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Introduction The Tier 2âWeighted-Matrix Delivery Decision Approach provides a means for owners to further examine project delivery methods for an individual project when an obvious choice was not found in the Tier 1âAnalytical Delivery Decision Approach. The Tier 2 approach involves prioritizing project objectives and selecting the delivery method that best aligns with these objec- tives. The Tier 2âWeighted-Matrix Delivery Decision Approach is founded upon successful delivery decision tools developed by academics and professionals over the past 20 years (Loulakis 2000, CII 2003, Skitmore and Marsden 1988). Owners should complete a Tier 1 approach before conducting the Tier 2 approach. The Tier 1 approach provides owners with two key pieces of information. First, the completion of the Tier 1 approach requires owners to define their project goals in terms of cost, schedule, quality, main- tainability, sustainability, and other options. These project goals are critical to application of the Tier 2 approach. Second, the Tier 1 approach provides a short list of available project delivery options. Only those project delivery methods that are feasible and have the best potential for suc- cessful application will pass through the Tier 1 filtering process. The filtering process involves examination of go/no-go issues and consideration of 24 pertinent issues involved in the project delivery decision. Knowledge of these pertinent issues is helpful in the Tier 2 approach. Forms for the Tier 2 approach are provided in Appendix E, which is available on the TRB web- site at http://trb.org/news/blurb_detail.asp?id=10054. The Tier 2 approach has three primary objectives: â¢ Present a structured framework to assist agencies in prioritizing their unique project goals and delivery selection issues; â¢ Assist owners in aligning their unique goals and issues with the most appropriate project delivery method; and â¢ Further document the project delivery decision in the Project Delivery Decision Report estab- lished in Tier 1. The Tier 2 approach provides a framework for agencies to use in prioritizing their project goals and selecting the project delivery method that best aligns with these goals. Priorities for project goals and critical selection issues are unique to each project. Likewise, project delivery methods vary in their ability to achieve these goals and their suitability with regard to various issues. The Tier 2 approach will align these two facets of the delivery decision. At the completion of Tier 2, there is still a possibility that an agency will not have a single, clear, and logical choice for a project delivery method. If this is the case, the agency is advised to move to the Tier 3 approach with the short list of delivery methods emerging from completion of the 78 C H A P T E R 5 Tier 2âWeighted-Matrix Delivery Decision Approach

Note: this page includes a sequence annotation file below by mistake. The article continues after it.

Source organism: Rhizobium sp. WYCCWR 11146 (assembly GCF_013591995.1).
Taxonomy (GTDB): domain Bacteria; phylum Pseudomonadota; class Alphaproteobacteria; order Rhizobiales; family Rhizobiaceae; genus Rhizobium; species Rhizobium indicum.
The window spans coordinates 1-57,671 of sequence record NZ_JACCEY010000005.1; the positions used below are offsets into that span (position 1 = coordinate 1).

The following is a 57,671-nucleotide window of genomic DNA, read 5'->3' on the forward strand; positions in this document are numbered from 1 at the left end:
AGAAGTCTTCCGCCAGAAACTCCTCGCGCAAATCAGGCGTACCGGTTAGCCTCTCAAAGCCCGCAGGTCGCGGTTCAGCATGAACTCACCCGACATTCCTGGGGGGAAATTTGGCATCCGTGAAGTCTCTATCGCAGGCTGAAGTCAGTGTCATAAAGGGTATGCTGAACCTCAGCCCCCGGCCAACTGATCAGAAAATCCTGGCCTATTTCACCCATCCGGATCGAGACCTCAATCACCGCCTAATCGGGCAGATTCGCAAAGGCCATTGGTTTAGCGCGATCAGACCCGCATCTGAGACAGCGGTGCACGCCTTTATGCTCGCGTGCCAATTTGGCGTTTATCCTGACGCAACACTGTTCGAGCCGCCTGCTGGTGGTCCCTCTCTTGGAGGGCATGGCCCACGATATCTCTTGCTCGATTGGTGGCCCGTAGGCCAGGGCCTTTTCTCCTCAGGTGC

Tier 2 approach and make the final decision based upon a detailed risk analysis of the issues involved with each delivery method. The Tier 2 approach is composed of five distinct steps listed below and shown in Figure 5.1. Step 1. Define Selection Factors Step 2. Weight Selection Factors Step 3. Score Project Delivery Methods Step 4. Choose Most Appropriate Project Delivery Method Step 5. Document Results Step 1 of the Tier 2 process begins by defining a concise set of selection factors. These selec- tion factors consist of the project goals and any of the 24 pertinent issues examined in Tier 1 that were deemed critical (see Chapter 4 for Tier 1). The Tier 1 approach asks owners to establish their project goals at the very beginning of the process. The first step in Tier 2 is for owners to develop a concise set of selection factors by combining their project goals with the most relevant of the 24 pertinent issues examined in Tier 1. These selection factors will be used throughout the Tier 2 approach. In Step 2, owners rank and then weight selection factors. Some selection factors may overlap with others, in which case they can be combined. Other selection factors may stand alone for analysis. Completion of Step 2 results in a list of up to seven selection factors for further analysis. Step 3 of the Tier 2 approach requires owners to score each delivery method in terms of the selection factors. A further examination of the advantages and disadvantages for each delivery method will form the basis for these scores. Since the scores will be subjective, the owners will need to be diligent in documenting the rationale for the scores. Step 4 involves a determination of the most appropriate delivery method through the com- pletion of a weighted-decision matrix (see the weighted-matrix template in Table 5.3). Owners will make the determination by multiplying the selection factor weights by the project delivery scores and then summing the values for each delivery method. The highest score will indicate the Tier 2âWeighted-Matrix Delivery Decision Approach 79 Step 1. Define Selection Factors Time: ______________ Cost: ______________ Quality: ______________ â¦ : ______________ â¦ : ______________ â¦ Step 5. Document Results PROJECT DELIVERY DECISION REPORT Tier 1 Project Description Project Goals Delivery Methods Considered Advantages and Disadvantages Delivery Method Decision Tier 2 Weighted-Matrix Decision Chart Step 2. Weight Selection Factors Step 3. Score Project Delivery Methods Step 4. Choose Most Appropriate Project Delivery Method PROJECT DELIVERY METHOD DBB CMR DB DBOM Selection Factor Factor Weight Score Weighted Score Score Weighted Score Score Weighted Score Score Weighted Score Factor 1 (e.g., Project goals) Factor 2 (e.g., Agency experience) Factor 3 (e.g., Market issues) Factor 4 to 7 â¦ Total Score Figure 5.1. Tier 2 approach overview.